Genre: Live-Action/CG Animated Adventure in 3D
Director: Eric Brevig
Cast: Dan Aykroyd, Justin Timberlake, Anna Faris, Tom Cavanagh,
T.J. Miller, Andrew Daly, Dean Knowsley, Nathan Corddry
RunTime: 1 hr 20 mins
Released By: Warner Bros
Official Website: http://yogibear.warnerbros.com/
Opening Day: 23 December 2010
Park has been losing business, so Mayor Brown has decided
to shut it down and sell the land. That means families will
no longer be able to experience the natural beauty of the
outdoors-and, even worse, Yogi and his pal Boo Boo will be
tossed out of the only home they've ever known. Faced with
his biggest challenge ever, Yogi must prove that he really
is "smarter than the average bear" as he and Boo
join forces with Ranger Smith to find a way to save the park
from closing forever.
It’s easy to slam a movie like “Yogi Bear”- just talk about how simplistic the script written by no less than three writers; or how childish the antics are of the titular character and his cautious sidekick, Boo-Boo; or even how repetitive pic-a-nic basket stealing gets. Yes, they are all fair observations of this live-action adaptation of the 1960s Hanna-Barbera cartoon, but I wouldn’t go so far as to criticise the movie for these very traits.
If you’ve seen the Saturday morning cartoons, you’ll find that this film actually stays extremely faithful to its source. In them, Yogi goes around doing perhaps one thing and one thing only- that’s right, stealing pic-a-nic baskets and thinking to himself how he’s “smarter than the average bear”- together with Boo-Boo, occasionally running into Jellystone National Park’s head ranger Smith who yells at him for disturbing the peace.
We used to laugh at Yogi’s foolish schemes (or at least I remember I did), so why is it so difficult to laugh at the same things all over again? Sure many of us who have enjoyed those cartoons may have grown up, but that’s not a fault of the film, especially when those in the audience who were of the age when we were watching the cartoons were obviously having a great time.
Around the regular pic-a-nic stealing, writers Jeffrey Ventimilia, Joshua Sternin and Brad Copeland have spun an eco-friendly story of the unscrupulous town mayor (Andrew Daly) who aims to sell off Jellystone to the loggers to cover the city’s deficit. Needless to say, it will be up to Ranger Smith, his love interest the nature documentarian Rachel (Anna Faris), and of course Yogi and Boo-Boo to save the day. Yes it’s simple but the plot is just serviceable enough to be the glue this live-action treatment needs.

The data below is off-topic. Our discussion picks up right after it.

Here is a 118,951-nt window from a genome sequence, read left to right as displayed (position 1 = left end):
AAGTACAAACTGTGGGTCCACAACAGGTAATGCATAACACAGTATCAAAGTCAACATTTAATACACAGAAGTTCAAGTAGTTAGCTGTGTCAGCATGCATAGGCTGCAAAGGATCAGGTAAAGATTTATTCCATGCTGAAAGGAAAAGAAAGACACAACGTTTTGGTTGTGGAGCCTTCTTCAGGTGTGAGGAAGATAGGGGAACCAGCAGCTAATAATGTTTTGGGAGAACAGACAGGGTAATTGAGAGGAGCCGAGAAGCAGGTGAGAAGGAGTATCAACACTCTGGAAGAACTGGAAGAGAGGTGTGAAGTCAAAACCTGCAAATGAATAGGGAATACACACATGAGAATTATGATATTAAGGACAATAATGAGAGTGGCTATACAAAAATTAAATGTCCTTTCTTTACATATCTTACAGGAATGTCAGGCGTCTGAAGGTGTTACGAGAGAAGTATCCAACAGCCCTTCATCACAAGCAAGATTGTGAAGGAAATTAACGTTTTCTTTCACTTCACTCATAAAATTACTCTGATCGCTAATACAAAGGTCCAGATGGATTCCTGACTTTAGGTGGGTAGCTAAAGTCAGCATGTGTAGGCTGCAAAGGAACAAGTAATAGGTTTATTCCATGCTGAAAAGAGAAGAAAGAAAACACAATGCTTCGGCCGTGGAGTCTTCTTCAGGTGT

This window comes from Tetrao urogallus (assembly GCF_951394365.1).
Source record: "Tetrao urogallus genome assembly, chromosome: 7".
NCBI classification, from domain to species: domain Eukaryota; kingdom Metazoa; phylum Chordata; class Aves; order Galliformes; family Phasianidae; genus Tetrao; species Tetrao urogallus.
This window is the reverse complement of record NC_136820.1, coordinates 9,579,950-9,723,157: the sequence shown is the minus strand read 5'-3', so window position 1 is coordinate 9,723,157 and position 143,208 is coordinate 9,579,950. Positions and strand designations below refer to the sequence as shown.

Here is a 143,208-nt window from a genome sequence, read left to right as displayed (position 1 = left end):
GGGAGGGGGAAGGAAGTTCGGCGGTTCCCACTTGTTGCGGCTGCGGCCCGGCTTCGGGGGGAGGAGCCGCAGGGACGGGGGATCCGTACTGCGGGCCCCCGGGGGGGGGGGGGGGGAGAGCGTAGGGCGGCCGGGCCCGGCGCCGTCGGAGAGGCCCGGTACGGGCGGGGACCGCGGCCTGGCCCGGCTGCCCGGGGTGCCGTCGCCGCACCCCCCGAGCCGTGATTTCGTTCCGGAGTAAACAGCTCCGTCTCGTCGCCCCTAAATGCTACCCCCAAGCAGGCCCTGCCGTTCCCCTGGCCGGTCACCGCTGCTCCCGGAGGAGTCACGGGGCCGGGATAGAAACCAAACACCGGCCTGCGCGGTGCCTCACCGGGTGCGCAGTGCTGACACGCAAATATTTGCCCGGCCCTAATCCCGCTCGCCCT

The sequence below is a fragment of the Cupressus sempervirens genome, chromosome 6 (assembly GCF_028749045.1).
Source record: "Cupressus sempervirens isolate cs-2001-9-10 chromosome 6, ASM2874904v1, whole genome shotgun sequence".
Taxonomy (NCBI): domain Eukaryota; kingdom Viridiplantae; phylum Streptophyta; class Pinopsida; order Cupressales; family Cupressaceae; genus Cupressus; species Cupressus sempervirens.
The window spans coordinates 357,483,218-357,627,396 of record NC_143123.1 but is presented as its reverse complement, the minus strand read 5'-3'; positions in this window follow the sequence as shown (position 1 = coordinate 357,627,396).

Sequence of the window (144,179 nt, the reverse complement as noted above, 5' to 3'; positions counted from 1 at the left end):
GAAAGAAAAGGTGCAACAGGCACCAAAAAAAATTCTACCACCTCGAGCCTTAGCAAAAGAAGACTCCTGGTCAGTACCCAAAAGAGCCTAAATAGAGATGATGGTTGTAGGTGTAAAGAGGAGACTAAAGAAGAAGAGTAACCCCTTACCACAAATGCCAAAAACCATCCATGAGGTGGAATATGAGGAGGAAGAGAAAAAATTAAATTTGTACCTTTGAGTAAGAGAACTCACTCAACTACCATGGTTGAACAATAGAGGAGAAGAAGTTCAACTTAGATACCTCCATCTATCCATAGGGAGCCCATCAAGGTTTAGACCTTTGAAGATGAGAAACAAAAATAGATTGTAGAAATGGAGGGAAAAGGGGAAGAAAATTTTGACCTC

Ultimately, the stars of the show were always Yogi and Boo-Boo, and in this regard, both the voice actors and the animators have done a wonderful job. Dan Aykroyd does his best Daws Butler impersonation for Yogi Bear, most impressive for nailing his character’s distinctive speech patterns. Just as outstanding is Justin Timberlake, clearly relishing the opportunity to disappear into the role of Boo-Boo, complete with the trademark nasal delivery. It’s especially interesting to think how Timberlake sounds so uncannily like the classic Don Messick.
Director Eric Brevig (of 2008’s “Journey to the Centre of the Earth”) keeps the gags flying fast and furious, so even if some of the supposed verbal punchlines fall flat, there is always something visually appealing to hold your attention. An Oscar-nominated effects specialist, Brevig makes great use of the stereoscopy to deliver all sorts of visual gimmicks- whether something flying in your face or hurling you along- but it adds nicely to the fun.
And that’s one word that sums up what it’s all meant to be about- “fun”, good clean harmless fun like how the cartoons were 40 years ago, and a trip down memory lane for those who have seen the originals. There’ll be many tempted to ride the wave of criticism surrounding this movie, but if you know what you’re in for, then “Yogi Bear” should just be the perfect family entertainment this holiday season.
(Not smarter or dumber than the average family movie, Yogi Bear is perfectly good, clean and harmless fun that the whole family can enjoy)
Review by Gabriel Chong